Patrick Drew’s “crazy engineering experience”
Aerospace senior Patrick Drew took the fall 2017 semester off to have an amazing experience with a co-op internship at NASA’s Jet Propulsion Laboratory at the California Institute of Technology in Pasadena. He calls it his “crazy engineering experience.”
Drew says it’s not that unusual that he got the co-op at NASA. It’s more unique that he applied for it. “These sorts of opportunities are offered by a lot of companies, but there aren’t a lot of undergrads applying for them, probably because programs like these delay graduation.” Drew says he applied online last spring, was contacted by a recruiter from JPL in late April, and by May was set to start in the fall of 2017. “I wanted to spend the summer there as well, so they allowed me to start right away. I was there a total of seven months—June to December—in Pasadena, which wasn’t so bad,” he says smiling.
Drew was assigned to the Entry, Descent, and Landing department. He says there were about 12 summer interns but only one other student intern for the fall. The total program has 600 to 800 undergraduate and graduate student interns from top engineering schools from all over the world.
While at JPL, Drew worked on several projects that required a knowledge of mechanical engineering. One of his primary assignments was to work on the integration of the Multi-Mission Radioisotope Thermoelectric Generator for Mars 2020.
“The Curiosity Rover, also known as Mars Science Laboratory, landed on Mars on August 6, 2012,” Drew explains. “I worked on the next rover, which is very similar to the Curiosity but with different science instruments.”
The Multi-Mission Radioisotope Thermoelectric Generator converts heat from the natural decay of plutonium-238 dioxide into electricity. It’s like a nuclear brick and the only power source for the rover.
“I was helping redesign a test unit so that people can practice installing it,” Drew says. “Because plutonium has a dangerously high radiation level, technicians must complete the installation quickly and efficiently. Technicians who will install the plutonium on the real rover will use the unit I designed to practice, reducing the time and dosage of radiation exposure.”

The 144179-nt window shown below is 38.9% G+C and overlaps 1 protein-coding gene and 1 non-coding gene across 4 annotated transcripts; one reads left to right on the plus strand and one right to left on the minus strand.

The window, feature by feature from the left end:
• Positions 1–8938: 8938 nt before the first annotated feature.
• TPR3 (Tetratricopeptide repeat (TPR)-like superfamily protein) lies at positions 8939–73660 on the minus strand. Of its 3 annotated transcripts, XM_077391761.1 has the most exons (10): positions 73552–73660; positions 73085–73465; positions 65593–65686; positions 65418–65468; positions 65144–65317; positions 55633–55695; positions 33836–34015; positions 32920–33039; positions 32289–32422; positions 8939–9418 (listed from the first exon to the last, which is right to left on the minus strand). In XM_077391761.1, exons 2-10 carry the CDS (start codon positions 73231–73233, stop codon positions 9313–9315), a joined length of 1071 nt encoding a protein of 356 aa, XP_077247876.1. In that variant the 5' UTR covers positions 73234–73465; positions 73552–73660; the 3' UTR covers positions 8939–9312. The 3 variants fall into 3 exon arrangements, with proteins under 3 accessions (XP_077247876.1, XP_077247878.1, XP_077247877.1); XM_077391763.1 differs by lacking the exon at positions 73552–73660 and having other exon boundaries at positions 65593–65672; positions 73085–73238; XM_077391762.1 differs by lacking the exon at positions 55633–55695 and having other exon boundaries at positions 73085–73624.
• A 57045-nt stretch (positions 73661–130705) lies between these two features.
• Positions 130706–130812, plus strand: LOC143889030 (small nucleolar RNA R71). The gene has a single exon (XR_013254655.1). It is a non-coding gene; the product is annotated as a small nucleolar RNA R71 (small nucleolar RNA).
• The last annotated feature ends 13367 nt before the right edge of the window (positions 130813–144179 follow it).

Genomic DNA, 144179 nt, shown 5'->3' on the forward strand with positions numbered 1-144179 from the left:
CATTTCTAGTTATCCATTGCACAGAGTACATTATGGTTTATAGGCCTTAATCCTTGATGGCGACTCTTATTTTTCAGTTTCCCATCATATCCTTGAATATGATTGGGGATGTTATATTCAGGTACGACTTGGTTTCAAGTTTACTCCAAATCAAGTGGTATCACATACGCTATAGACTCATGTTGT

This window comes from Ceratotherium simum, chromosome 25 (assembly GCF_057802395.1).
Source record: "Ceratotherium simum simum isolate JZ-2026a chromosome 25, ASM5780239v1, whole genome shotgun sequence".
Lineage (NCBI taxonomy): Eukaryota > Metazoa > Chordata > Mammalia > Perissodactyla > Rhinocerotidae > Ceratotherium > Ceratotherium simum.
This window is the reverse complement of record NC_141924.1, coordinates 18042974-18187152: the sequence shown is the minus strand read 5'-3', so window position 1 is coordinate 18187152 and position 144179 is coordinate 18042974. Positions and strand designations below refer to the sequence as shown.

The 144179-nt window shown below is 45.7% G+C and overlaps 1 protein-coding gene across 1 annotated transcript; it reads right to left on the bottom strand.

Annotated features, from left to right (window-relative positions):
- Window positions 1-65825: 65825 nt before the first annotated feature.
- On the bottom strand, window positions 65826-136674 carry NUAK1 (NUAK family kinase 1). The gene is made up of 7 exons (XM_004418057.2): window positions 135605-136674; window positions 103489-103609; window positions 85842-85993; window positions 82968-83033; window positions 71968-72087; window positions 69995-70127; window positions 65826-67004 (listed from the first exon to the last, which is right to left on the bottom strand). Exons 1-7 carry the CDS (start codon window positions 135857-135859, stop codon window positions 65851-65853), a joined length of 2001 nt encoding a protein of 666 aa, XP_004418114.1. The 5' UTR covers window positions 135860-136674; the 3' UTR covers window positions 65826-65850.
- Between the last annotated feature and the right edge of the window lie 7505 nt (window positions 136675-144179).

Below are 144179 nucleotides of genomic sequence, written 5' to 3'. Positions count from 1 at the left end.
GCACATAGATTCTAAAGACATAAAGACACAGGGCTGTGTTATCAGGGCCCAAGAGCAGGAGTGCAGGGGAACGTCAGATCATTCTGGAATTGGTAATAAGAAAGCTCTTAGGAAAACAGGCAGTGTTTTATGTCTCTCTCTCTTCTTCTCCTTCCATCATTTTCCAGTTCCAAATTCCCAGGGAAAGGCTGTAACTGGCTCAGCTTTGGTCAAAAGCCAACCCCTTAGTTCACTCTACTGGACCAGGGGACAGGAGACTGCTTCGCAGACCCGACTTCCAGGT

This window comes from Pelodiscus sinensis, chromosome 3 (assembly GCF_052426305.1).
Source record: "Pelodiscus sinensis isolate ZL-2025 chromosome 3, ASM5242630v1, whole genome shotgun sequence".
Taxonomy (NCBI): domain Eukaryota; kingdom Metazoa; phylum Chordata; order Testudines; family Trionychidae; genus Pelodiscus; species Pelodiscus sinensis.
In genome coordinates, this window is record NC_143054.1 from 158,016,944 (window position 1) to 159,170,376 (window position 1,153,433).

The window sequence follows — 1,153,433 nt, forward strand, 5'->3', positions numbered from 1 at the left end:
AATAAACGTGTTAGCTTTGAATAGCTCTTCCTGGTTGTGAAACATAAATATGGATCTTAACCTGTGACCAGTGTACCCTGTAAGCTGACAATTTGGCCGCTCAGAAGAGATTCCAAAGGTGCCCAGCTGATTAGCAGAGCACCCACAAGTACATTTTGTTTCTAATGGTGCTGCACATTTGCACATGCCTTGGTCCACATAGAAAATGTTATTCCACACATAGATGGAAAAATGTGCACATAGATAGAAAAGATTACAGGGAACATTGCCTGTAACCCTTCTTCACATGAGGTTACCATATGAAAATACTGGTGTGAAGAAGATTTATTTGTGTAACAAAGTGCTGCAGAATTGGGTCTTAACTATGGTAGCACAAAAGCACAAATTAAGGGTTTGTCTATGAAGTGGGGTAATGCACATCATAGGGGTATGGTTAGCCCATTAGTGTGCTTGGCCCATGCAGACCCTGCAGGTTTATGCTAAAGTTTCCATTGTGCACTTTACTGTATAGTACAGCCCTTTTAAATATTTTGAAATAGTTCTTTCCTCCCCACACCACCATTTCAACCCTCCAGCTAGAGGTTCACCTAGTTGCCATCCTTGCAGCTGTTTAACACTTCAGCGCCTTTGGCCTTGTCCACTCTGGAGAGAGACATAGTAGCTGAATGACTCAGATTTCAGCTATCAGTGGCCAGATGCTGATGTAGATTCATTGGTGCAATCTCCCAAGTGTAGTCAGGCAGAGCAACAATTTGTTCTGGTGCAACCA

Drew says that although Curiosity has a very similar structure, there are variations in the configuration of the new rover, such as the angles of the brackets and the wiring. The test build for the Curiosity can’t be used.
“I delivered engineering drawings for full production of the test, which I can’t legally share, and I left instructions for build, assembly, and testing,” Drew says. “That document is within the JPL system, so that as soon as all of the parts exist, and my manager approves it, it can be built and used for the test.”
In his coursework at the University of Illinois, Department of Aerospace Engineering Drew learned how to create computer-aided designs in AE199 with Brian Woodard--who Drew says is a phenomenal professor. With that training he used CAD software to create the designs.
Drew will return to JPL in the summer of 2018. “I worked hard enough that they asked me to come back,” he says. He hopes to be assigned to building the MMRTG integration unit that he designed.
Although Drew thoroughly enjoyed the work and challenges during the internship, he’s not sure if it is what he’ll pursue as a career. “I do my research here in electric propulsion for satellites with Dr. Joshua Rovey. He is great to work with, but I haven’t decided exactly what I want to pursue as a career. I want to get my master’s degree first.”
Drew is from Clarendon Hills, Illinois. He is also working on a minor in business with The Hoeft Technology & Management Program through the Gies College of Business at the U of I. He will graduate in December 2018 instead of May, and doesn’t regret having extended his years in college by one semester at all.